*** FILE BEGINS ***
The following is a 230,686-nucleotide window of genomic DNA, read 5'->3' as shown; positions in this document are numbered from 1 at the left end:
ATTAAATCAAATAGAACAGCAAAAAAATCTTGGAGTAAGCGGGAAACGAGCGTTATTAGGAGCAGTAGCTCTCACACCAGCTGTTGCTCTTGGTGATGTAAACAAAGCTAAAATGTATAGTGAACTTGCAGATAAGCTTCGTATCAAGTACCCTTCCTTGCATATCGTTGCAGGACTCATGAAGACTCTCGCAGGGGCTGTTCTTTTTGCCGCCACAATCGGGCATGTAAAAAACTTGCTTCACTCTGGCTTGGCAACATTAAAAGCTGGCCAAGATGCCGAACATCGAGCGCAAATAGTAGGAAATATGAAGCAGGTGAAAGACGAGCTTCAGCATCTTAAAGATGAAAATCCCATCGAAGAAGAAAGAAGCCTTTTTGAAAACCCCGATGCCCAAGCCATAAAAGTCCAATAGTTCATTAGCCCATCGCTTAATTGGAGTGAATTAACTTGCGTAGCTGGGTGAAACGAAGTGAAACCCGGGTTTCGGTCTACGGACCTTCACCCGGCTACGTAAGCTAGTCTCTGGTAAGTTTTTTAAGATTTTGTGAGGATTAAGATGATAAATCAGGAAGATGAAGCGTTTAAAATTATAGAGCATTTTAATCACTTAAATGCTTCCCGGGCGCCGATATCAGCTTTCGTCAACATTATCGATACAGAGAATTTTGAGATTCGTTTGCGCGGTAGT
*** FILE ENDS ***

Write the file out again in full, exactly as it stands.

The following is a 230,686-nucleotide window of genomic DNA, read 5'->3' as shown; positions in this document are numbered from 1 at the left end:
ATTAAATCAAATAGAACAGCAAAAAAATCTTGGAGTAAGCGGGAAACGAGCGTTATTAGGAGCAGTAGCTCTCACACCAGCTGTTGCTCTTGGTGATGTAAACAAAGCTAAAATGTATAGTGAACTTGCAGATAAGCTTCGTATCAAGTACCCTTCCTTGCATATCGTTGCAGGACTCATGAAGACTCTCGCAGGGGCTGTTCTTTTTGCCGCCACAATCGGGCATGTAAAAAACTTGCTTCACTCTGGCTTGGCAACATTAAAAGCTGGCCAAGATGCCGAACATCGAGCGCAAATAGTAGGAAATATGAAGCAGGTGAAAGACGAGCTTCAGCATCTTAAAGATGAAAATCCCATCGAAGAAGAAAGAAGCCTTTTTGAAAACCCCGATGCCCAAGCCATAAAAGTCCAATAGTTCATTAGCCCATCGCTTAATTGGAGTGAATTAACTTGCGTAGCTGGGTGAAACGAAGTGAAACCCGGGTTTCGGTCTACGGACCTTCACCCGGCTACGTAAGCTAGTCTCTGGTAAGTTTTTTAAGATTTTGTGAGGATTAAGATGATAAATCAGGAAGATGAAGCGTTTAAAATTATAGAGCATTTTAATCACTTAAATGCTTCCCGGGCGCCGATATCAGCTTTCGTCAACATTATCGATACAGAGAATTTTGAGATTCGTTTGCGCGGTAGT